Breast cancer is divided into stages 0 through IV.
The term, Stage 0, is used for non-invasive breast cancers like DCIS. In this stage, physicians cannot find any evidence of cancer cells in the normal breast tissue.
Stage I refers to breast cancer that has spread to the surrounding breast tissue. Within this stage, tumors are either less than two centimeters in size and are contained within the breast or are over two centimeters or have spread to the lymph nodes.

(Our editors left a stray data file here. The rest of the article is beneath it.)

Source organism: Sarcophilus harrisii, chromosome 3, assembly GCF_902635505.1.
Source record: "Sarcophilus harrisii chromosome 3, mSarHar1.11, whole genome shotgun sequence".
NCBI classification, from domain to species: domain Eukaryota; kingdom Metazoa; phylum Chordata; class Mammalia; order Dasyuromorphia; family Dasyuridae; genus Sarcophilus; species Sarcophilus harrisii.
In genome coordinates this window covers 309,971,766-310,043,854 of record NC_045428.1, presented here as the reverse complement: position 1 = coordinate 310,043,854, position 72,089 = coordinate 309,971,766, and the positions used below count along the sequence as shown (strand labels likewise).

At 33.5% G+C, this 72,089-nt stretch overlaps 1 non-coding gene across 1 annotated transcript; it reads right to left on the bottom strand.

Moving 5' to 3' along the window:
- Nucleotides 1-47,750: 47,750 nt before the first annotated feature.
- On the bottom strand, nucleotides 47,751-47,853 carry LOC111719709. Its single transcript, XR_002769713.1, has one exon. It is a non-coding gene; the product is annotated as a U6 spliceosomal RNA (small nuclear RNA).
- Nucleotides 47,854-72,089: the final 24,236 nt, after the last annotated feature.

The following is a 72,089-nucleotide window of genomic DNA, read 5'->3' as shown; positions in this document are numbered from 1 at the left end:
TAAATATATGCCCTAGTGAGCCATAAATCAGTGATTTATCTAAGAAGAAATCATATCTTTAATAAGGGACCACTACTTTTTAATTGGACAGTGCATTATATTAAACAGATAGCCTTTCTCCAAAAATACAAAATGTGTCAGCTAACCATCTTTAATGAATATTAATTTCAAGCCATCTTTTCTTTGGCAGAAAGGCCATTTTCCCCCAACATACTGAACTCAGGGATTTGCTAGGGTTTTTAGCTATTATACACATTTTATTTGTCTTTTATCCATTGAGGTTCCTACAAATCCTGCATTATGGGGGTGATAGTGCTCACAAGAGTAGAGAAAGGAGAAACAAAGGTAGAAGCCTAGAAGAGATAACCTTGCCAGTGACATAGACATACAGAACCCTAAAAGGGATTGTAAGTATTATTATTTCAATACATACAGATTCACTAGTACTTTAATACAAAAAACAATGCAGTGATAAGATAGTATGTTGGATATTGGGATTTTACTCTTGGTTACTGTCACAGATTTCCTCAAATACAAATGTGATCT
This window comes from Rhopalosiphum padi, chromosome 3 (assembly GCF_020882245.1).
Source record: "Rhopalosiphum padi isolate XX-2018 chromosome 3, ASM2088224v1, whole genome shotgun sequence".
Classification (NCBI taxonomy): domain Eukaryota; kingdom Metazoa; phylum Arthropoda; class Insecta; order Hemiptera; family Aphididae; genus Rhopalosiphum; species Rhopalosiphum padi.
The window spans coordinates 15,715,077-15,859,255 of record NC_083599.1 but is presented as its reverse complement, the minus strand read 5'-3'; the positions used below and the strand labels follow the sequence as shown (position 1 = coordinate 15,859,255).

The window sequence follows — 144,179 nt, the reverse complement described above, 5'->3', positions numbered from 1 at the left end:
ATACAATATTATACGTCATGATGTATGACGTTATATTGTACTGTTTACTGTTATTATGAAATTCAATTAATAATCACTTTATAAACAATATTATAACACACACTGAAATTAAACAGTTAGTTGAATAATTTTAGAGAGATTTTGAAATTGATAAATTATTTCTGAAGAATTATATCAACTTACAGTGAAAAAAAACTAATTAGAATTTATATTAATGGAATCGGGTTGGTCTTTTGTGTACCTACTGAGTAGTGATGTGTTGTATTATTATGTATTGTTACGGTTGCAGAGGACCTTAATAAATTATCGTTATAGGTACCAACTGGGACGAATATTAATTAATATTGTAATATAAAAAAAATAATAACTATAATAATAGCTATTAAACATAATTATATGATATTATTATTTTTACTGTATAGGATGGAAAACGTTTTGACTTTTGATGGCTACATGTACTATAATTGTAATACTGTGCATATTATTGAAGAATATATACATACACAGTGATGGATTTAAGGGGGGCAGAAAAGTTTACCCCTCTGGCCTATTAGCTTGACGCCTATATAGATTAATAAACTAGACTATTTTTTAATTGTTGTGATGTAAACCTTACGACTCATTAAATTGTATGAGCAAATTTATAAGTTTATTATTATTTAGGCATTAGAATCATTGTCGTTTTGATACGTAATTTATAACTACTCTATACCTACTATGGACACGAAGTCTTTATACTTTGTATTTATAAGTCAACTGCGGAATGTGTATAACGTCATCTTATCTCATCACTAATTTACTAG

Breast cancer in Stage II is typically between two and five centimeters. It may be found in the lymph nodes or axillary lymph nodes.
Stage III breast cancers are larger than five centimeters in diameters. They may be present in up to nine axillary lymph nodes. Inflammatory breast cancer may also develop in Stage III, through it is very rare.
Finally, Stage IV breast cancer has spread outside of the breast tissue and nearby lymph nodes. This stage is used when cancer reaches such organs as the skin, liver, or lungs. It is often referred to as “advanced” or “metastatic” breast cancer.
Staging may also be done using the TNM – or tumor, node, metastasis – system. You can read more about that staging system here.